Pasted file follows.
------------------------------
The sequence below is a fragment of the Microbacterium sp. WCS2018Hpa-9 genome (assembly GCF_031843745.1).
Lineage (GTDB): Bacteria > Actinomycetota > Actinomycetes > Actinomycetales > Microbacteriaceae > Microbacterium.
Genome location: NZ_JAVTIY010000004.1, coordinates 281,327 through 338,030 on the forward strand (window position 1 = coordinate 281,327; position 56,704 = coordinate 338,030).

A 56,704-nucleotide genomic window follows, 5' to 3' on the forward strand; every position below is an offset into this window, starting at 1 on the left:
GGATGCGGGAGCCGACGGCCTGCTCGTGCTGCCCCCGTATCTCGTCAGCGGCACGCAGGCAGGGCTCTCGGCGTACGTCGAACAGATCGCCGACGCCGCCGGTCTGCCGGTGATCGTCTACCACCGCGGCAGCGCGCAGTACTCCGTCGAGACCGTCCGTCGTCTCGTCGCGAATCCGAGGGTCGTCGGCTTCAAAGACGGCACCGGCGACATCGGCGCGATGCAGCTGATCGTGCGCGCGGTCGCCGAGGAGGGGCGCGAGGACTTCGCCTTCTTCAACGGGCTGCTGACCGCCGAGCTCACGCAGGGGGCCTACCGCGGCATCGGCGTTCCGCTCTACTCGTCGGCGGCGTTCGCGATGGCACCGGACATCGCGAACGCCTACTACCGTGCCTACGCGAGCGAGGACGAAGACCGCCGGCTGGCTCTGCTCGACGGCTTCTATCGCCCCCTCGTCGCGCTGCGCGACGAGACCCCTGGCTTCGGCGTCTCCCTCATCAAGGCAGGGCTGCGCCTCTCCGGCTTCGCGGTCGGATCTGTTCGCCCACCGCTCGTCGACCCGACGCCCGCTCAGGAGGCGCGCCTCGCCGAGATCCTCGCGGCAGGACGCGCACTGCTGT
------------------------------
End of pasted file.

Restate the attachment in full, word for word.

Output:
The sequence below is a fragment of the Microbacterium sp. WCS2018Hpa-9 genome (assembly GCF_031843745.1).
Lineage (GTDB): Bacteria > Actinomycetota > Actinomycetes > Actinomycetales > Microbacteriaceae > Microbacterium.
Genome location: NZ_JAVTIY010000004.1, coordinates 281,327 through 338,030 on the forward strand (window position 1 = coordinate 281,327; position 56,704 = coordinate 338,030).

A 56,704-nucleotide genomic window follows, 5' to 3' on the forward strand; every position below is an offset into this window, starting at 1 on the left:
GGATGCGGGAGCCGACGGCCTGCTCGTGCTGCCCCCGTATCTCGTCAGCGGCACGCAGGCAGGGCTCTCGGCGTACGTCGAACAGATCGCCGACGCCGCCGGTCTGCCGGTGATCGTCTACCACCGCGGCAGCGCGCAGTACTCCGTCGAGACCGTCCGTCGTCTCGTCGCGAATCCGAGGGTCGTCGGCTTCAAAGACGGCACCGGCGACATCGGCGCGATGCAGCTGATCGTGCGCGCGGTCGCCGAGGAGGGGCGCGAGGACTTCGCCTTCTTCAACGGGCTGCTGACCGCCGAGCTCACGCAGGGGGCCTACCGCGGCATCGGCGTTCCGCTCTACTCGTCGGCGGCGTTCGCGATGGCACCGGACATCGCGAACGCCTACTACCGTGCCTACGCGAGCGAGGACGAAGACCGCCGGCTGGCTCTGCTCGACGGCTTCTATCGCCCCCTCGTCGCGCTGCGCGACGAGACCCCTGGCTTCGGCGTCTCCCTCATCAAGGCAGGGCTGCGCCTCTCCGGCTTCGCGGTCGGATCTGTTCGCCCACCGCTCGTCGACCCGACGCCCGCTCAGGAGGCGCGCCTCGCCGAGATCCTCGCGGCAGGACGCGCACTGCTGT